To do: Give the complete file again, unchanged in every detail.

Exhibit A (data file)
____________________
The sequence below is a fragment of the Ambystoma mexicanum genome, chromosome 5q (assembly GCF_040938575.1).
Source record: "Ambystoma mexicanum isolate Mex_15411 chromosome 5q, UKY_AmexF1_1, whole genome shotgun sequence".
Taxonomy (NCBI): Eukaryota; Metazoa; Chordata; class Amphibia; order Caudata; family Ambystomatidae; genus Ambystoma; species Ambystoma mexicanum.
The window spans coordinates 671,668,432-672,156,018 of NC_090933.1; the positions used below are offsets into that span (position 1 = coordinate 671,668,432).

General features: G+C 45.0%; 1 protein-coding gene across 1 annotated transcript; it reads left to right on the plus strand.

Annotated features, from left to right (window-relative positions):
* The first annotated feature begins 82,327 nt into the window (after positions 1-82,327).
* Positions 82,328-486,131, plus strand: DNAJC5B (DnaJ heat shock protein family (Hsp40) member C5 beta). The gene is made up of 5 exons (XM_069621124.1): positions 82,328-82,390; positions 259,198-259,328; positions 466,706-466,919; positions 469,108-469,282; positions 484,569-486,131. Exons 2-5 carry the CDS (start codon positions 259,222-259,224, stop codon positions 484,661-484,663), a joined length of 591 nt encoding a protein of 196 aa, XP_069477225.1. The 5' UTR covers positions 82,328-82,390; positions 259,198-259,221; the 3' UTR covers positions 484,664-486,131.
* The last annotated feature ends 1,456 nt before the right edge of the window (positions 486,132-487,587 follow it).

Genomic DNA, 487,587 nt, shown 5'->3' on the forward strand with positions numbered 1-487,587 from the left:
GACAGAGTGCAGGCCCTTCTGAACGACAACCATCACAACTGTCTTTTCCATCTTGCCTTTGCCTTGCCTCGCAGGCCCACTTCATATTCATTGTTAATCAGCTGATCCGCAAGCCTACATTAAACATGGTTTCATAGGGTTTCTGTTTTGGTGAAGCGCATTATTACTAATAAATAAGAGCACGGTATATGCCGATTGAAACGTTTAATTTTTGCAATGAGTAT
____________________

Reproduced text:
The sequence below is a fragment of the Ambystoma mexicanum genome, chromosome 5q (assembly GCF_040938575.1).
Source record: "Ambystoma mexicanum isolate Mex_15411 chromosome 5q, UKY_AmexF1_1, whole genome shotgun sequence".
Taxonomy (NCBI): Eukaryota; Metazoa; Chordata; class Amphibia; order Caudata; family Ambystomatidae; genus Ambystoma; species Ambystoma mexicanum.
The window spans coordinates 671,668,432-672,156,018 of NC_090933.1; the positions used below are offsets into that span (position 1 = coordinate 671,668,432).

General features: G+C 45.0%; 1 protein-coding gene across 1 annotated transcript; it reads left to right on the plus strand.

Annotated features, from left to right (window-relative positions):
* The first annotated feature begins 82,327 nt into the window (after positions 1-82,327).
* Positions 82,328-486,131, plus strand: DNAJC5B (DnaJ heat shock protein family (Hsp40) member C5 beta). The gene is made up of 5 exons (XM_069621124.1): positions 82,328-82,390; positions 259,198-259,328; positions 466,706-466,919; positions 469,108-469,282; positions 484,569-486,131. Exons 2-5 carry the CDS (start codon positions 259,222-259,224, stop codon positions 484,661-484,663), a joined length of 591 nt encoding a protein of 196 aa, XP_069477225.1. The 5' UTR covers positions 82,328-82,390; positions 259,198-259,221; the 3' UTR covers positions 484,664-486,131.
* The last annotated feature ends 1,456 nt before the right edge of the window (positions 486,132-487,587 follow it).

Genomic DNA, 487,587 nt, shown 5'->3' on the forward strand with positions numbered 1-487,587 from the left:
GACAGAGTGCAGGCCCTTCTGAACGACAACCATCACAACTGTCTTTTCCATCTTGCCTTTGCCTTGCCTCGCAGGCCCACTTCATATTCATTGTTAATCAGCTGATCCGCAAGCCTACATTAAACATGGTTTCATAGGGTTTCTGTTTTGGTGAAGCGCATTATTACTAATAAATAAGAGCACGGTATATGCCGATTGAAACGTTTAATTTTTGCAATGAGTAT